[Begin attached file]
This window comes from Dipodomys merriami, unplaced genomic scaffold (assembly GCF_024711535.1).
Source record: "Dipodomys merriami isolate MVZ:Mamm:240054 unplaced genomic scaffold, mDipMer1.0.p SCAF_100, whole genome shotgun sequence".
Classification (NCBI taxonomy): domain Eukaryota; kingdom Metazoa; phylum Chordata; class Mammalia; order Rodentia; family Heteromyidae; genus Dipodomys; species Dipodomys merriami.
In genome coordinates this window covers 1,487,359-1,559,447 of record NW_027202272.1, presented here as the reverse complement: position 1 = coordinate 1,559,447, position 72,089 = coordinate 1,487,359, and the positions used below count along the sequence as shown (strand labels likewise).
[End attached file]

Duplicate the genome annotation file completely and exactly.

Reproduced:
This window comes from Dipodomys merriami, unplaced genomic scaffold (assembly GCF_024711535.1).
Source record: "Dipodomys merriami isolate MVZ:Mamm:240054 unplaced genomic scaffold, mDipMer1.0.p SCAF_100, whole genome shotgun sequence".
Classification (NCBI taxonomy): domain Eukaryota; kingdom Metazoa; phylum Chordata; class Mammalia; order Rodentia; family Heteromyidae; genus Dipodomys; species Dipodomys merriami.
In genome coordinates this window covers 1,487,359-1,559,447 of record NW_027202272.1, presented here as the reverse complement: position 1 = coordinate 1,559,447, position 72,089 = coordinate 1,487,359, and the positions used below count along the sequence as shown (strand labels likewise).